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Articles in regional publications that pertain to a wide range of North Carolina-related topics.

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6 results for Shells--Collectors and collecting
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Record #:
19262
Author(s):
Abstract:
The North Carolina coast is home to more than 1,000 different species of mollusks--a beach combers dream. Given the variety of shells for picking, the state even has a N.C. Shell Club.
Source:
Record #:
24550
Author(s):
Abstract:
The author provides an overview of the types of shells found on North Carolina’s coast and how to collect, clean, and display them in an artistic manner.
Source:
The State (NoCar F 251 S77), Vol. 43 Issue 1, June 1975, p18-20, il
Full Text:
Record #:
8543
Abstract:
The North Carolina Shell Club started in 1957 when word was sent out to shell enthusiasts across the state to come to an organizational meeting at the North Carolina Museum of Natural History in Raleigh. The turnout was large. Green recounts the club's history and adventures.
Full Text:
Record #:
29372
Author(s):
Abstract:
More than seven-hundred different kinds of shell-bearing animals exist in North Carolina’s estuarine and marine waters. For seashell collectors, the most popular types of shells found in the state are hinged bivalves and gastropods. This guide offers advice on the best places and times to search for shells.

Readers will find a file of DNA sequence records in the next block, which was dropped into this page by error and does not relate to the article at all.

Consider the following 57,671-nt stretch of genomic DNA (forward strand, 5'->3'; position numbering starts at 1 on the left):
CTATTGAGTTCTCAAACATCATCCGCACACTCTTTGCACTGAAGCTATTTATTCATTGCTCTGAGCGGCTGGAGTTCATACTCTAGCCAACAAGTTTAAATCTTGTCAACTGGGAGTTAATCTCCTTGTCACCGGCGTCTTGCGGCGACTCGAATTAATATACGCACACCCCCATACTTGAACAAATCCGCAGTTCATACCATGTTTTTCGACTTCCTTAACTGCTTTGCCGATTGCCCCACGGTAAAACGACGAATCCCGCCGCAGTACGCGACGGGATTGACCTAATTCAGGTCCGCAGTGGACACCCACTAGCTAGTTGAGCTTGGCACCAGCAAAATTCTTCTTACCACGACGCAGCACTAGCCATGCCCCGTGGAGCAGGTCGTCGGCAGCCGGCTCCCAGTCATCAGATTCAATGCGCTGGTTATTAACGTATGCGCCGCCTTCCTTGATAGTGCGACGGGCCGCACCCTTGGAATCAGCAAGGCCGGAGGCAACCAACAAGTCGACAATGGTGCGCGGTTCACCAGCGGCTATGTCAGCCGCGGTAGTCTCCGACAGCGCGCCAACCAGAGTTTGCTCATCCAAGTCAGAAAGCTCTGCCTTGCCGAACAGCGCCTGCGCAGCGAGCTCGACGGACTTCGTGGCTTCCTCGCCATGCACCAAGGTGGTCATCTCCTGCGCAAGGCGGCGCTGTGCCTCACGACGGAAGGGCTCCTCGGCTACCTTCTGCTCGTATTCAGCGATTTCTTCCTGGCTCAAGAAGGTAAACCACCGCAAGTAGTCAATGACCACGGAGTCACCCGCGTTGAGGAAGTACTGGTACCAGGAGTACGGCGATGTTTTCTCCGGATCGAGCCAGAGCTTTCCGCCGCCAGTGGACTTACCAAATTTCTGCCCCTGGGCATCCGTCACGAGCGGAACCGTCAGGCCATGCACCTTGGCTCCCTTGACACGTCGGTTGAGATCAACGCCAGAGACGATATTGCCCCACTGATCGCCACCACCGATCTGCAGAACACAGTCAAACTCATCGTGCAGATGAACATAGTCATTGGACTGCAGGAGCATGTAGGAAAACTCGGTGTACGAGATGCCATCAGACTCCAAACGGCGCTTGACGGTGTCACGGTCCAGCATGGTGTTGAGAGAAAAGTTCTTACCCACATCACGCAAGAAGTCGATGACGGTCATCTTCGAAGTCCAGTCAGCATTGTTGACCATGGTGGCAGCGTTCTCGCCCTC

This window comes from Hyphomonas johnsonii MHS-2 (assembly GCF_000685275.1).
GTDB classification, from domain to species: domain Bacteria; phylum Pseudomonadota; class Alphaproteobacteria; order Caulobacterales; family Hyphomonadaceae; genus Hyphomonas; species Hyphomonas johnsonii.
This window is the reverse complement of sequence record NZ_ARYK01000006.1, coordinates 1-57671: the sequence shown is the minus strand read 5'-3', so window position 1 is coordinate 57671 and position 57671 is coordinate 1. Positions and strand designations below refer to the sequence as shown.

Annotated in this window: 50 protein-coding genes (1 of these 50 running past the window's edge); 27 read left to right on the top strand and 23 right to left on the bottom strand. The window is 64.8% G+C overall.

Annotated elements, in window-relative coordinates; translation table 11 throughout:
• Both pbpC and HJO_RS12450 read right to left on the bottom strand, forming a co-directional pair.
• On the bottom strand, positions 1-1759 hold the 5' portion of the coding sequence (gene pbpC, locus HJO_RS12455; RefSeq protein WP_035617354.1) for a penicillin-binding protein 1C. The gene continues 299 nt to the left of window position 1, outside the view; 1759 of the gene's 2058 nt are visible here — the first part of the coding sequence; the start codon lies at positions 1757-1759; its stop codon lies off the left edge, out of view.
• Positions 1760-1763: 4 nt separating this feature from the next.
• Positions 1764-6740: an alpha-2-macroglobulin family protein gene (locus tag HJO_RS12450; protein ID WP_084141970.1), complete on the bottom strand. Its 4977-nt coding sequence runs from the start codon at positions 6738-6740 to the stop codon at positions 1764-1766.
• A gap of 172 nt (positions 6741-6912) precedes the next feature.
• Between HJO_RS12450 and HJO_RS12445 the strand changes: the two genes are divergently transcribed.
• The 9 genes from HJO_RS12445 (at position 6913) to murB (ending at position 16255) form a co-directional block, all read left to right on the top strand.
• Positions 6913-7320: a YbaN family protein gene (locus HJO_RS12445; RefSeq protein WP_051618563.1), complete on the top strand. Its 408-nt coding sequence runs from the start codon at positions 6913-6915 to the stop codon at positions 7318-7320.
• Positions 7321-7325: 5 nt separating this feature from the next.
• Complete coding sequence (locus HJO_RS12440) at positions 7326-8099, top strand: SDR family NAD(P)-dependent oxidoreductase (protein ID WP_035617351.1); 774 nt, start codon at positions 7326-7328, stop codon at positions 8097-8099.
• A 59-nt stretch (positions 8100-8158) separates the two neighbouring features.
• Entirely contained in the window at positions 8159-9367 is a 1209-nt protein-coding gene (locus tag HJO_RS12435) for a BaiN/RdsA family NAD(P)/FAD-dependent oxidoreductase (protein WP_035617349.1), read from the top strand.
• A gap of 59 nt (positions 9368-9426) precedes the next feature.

Source:
Tar Heel (NoCar F 251 T37x), Vol. 9 Issue 6, June 1981, p40-50, il
Record #:
35483
Author(s):
Abstract:
Advice was dispensed by the author and her expert sources, including a professor from the University of North Carolina’s Institute of Marine Sciences. Examples of their tips were collection times, places (e.g. Shackleford Banks), care, and identification. To highlight their worth, commonly defined in souvenir status, the author noted other purposes, ranging from containers to decorations, from coinage to dye source.
Source:
New East (NoCar F 251 T37x), Vol. 5 Issue 3, May/June 1977, p14-17, 59
Record #:
35774
Author(s):
Abstract:
The author’s purpose for collecting seashells could be considered unconventional and creative: simulated floral bouquets. Places she proposed to collect shells included fishermen’s nets to fish supply houses. Tools to use, Moore recommended hot glue gun and tweezers, assorted glues and cements, manicure scissors and toothpicks. For cleaning, the author recommended Clorox; for restoring color, oil.
Source:
Tar Heel (NoCar F 251 T37x), Vol. 7 Issue 6, Oct 1979, p13